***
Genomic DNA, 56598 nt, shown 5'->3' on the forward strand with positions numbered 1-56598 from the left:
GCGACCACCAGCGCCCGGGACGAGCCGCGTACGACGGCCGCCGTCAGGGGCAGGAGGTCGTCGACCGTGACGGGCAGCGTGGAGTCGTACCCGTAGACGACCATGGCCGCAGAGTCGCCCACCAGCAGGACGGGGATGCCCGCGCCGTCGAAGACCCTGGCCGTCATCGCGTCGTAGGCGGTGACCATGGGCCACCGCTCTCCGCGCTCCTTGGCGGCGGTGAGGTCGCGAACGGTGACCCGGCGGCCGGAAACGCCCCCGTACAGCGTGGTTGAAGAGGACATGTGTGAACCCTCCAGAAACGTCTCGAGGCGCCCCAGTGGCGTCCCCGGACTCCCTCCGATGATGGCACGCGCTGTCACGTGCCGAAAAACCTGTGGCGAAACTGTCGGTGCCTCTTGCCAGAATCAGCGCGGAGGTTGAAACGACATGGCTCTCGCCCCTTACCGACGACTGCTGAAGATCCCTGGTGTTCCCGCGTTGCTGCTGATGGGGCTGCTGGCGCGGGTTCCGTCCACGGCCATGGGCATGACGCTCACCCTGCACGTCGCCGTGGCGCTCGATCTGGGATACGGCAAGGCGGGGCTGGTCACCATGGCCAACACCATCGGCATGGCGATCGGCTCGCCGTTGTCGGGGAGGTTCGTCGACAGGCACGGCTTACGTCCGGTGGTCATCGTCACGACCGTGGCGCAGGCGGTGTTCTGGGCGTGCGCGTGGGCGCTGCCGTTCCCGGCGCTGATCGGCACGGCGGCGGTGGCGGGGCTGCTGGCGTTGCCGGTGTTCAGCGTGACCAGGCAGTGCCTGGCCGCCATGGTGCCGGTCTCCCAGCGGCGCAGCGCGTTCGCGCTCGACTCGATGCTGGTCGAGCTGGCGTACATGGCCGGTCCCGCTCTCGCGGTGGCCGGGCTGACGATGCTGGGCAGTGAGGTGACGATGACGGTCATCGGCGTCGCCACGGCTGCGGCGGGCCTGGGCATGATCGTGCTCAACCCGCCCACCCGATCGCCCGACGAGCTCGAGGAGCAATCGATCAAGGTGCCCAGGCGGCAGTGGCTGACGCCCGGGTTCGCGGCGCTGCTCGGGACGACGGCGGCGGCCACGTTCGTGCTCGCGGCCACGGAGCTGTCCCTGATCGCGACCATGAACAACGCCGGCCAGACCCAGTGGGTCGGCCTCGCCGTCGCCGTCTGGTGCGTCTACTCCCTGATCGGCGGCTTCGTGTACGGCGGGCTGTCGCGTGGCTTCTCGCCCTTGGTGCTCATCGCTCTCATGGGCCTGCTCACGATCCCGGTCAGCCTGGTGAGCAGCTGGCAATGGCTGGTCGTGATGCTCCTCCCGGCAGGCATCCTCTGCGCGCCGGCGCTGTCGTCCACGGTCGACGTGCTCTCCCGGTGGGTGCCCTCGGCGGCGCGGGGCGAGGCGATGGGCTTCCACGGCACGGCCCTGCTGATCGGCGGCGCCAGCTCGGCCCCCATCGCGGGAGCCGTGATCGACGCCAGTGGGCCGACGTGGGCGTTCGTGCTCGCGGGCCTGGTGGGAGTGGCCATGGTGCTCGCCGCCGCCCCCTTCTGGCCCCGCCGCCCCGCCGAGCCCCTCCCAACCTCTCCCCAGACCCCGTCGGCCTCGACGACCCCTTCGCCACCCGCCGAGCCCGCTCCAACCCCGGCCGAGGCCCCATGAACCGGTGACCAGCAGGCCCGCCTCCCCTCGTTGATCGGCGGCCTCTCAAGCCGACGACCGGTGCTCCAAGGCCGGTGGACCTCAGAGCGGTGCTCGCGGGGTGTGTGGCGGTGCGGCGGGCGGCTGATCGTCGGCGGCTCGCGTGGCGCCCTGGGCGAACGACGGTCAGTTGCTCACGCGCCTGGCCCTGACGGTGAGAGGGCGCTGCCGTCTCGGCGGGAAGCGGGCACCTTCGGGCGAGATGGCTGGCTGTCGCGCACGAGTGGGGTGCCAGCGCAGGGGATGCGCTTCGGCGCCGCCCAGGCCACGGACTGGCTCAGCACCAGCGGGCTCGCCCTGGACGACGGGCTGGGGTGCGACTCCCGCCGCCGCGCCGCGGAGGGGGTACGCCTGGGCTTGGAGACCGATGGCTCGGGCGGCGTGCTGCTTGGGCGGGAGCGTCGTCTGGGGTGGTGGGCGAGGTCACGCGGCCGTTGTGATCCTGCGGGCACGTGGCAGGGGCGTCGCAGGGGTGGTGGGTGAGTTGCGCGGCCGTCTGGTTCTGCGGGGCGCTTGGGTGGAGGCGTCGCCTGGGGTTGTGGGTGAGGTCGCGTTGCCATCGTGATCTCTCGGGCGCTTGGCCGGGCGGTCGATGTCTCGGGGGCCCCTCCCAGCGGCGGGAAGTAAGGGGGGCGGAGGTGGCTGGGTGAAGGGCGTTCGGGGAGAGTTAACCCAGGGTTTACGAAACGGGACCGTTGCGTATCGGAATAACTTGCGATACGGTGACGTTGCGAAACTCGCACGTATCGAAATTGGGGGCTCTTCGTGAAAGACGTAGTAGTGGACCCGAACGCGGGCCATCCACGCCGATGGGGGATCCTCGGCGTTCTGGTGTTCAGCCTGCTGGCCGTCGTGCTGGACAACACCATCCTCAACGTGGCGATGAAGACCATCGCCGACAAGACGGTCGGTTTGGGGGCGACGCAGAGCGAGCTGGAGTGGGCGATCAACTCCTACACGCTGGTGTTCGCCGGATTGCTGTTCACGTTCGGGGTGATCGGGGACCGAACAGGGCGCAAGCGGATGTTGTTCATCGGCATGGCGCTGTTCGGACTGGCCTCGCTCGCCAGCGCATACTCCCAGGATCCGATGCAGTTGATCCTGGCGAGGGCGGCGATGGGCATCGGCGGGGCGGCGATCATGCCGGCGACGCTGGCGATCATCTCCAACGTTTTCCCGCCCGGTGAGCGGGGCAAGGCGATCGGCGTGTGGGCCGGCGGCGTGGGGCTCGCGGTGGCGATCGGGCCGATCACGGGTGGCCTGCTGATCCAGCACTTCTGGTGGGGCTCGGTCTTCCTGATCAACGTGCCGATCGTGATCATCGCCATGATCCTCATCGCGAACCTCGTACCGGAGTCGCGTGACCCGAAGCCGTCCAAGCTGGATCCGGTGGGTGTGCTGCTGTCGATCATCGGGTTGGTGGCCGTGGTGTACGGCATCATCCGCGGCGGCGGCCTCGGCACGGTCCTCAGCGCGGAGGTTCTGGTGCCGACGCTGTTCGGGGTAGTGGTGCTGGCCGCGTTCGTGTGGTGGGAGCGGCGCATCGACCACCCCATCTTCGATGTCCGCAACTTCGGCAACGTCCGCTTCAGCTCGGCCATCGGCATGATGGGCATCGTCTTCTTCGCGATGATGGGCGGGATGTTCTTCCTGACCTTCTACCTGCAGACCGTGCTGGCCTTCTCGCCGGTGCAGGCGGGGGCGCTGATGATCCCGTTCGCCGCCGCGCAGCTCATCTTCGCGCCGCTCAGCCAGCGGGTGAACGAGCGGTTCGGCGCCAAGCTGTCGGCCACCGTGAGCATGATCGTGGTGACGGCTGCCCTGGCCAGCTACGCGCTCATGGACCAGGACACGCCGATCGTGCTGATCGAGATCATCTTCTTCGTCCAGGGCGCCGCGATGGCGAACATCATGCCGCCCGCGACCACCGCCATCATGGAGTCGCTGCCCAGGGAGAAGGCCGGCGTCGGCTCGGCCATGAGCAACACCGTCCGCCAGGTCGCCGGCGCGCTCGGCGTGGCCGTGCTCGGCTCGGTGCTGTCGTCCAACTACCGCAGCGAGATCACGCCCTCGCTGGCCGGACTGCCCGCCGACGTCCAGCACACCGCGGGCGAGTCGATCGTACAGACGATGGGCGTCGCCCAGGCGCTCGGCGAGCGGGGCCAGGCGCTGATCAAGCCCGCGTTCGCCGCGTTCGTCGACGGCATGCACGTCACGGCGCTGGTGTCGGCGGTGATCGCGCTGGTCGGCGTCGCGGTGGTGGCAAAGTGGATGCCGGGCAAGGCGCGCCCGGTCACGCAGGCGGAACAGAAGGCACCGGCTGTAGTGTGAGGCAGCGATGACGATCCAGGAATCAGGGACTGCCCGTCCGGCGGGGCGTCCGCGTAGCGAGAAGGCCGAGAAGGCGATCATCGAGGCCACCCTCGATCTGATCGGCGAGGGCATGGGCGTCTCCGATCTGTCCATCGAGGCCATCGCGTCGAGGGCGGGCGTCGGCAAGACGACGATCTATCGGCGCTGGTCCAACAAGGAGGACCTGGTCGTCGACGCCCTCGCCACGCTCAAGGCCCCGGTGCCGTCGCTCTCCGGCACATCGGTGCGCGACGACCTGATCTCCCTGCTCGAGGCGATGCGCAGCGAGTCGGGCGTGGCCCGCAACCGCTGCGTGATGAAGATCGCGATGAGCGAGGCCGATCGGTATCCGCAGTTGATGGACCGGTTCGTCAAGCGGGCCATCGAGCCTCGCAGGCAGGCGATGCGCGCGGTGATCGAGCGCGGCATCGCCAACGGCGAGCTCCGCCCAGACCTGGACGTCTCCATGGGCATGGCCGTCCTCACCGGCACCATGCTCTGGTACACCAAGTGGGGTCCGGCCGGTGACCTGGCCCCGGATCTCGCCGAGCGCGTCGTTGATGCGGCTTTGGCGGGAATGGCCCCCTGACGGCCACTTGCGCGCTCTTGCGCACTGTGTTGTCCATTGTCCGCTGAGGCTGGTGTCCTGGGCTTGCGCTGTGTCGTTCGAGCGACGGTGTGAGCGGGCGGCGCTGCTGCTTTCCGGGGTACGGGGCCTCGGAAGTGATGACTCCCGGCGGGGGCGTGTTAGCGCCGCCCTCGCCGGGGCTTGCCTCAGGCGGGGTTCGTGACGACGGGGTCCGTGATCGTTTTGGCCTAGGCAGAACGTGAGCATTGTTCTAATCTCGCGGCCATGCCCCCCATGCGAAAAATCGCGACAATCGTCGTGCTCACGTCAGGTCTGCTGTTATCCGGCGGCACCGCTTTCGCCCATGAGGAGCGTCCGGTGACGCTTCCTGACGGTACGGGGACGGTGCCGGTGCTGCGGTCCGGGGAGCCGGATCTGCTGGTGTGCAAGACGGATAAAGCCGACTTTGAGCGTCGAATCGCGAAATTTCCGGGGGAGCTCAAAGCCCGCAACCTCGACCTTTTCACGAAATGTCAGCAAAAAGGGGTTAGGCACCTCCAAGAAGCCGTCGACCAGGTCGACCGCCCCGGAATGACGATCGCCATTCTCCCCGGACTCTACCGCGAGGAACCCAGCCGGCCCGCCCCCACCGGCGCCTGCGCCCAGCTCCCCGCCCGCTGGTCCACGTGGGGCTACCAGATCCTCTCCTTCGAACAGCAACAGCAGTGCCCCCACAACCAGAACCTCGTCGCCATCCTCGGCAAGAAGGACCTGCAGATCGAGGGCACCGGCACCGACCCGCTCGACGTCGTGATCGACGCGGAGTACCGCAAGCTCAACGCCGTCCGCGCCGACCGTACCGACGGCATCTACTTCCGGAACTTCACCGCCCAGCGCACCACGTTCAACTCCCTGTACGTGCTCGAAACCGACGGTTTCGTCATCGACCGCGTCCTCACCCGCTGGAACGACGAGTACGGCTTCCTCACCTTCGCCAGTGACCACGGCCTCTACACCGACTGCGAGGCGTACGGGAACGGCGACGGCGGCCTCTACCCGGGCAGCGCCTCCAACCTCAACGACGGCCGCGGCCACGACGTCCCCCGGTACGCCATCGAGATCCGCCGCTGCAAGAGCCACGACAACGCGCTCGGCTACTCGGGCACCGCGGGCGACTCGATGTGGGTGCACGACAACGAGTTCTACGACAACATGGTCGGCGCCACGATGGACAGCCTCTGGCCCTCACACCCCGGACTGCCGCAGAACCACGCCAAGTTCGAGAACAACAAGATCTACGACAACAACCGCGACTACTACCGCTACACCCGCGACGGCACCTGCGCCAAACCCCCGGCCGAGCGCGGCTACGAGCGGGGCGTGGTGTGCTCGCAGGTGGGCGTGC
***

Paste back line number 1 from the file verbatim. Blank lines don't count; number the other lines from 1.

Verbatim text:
Genomic DNA, 56598 nt, shown 5'->3' on the forward strand with positions numbered 1-56598 from the left: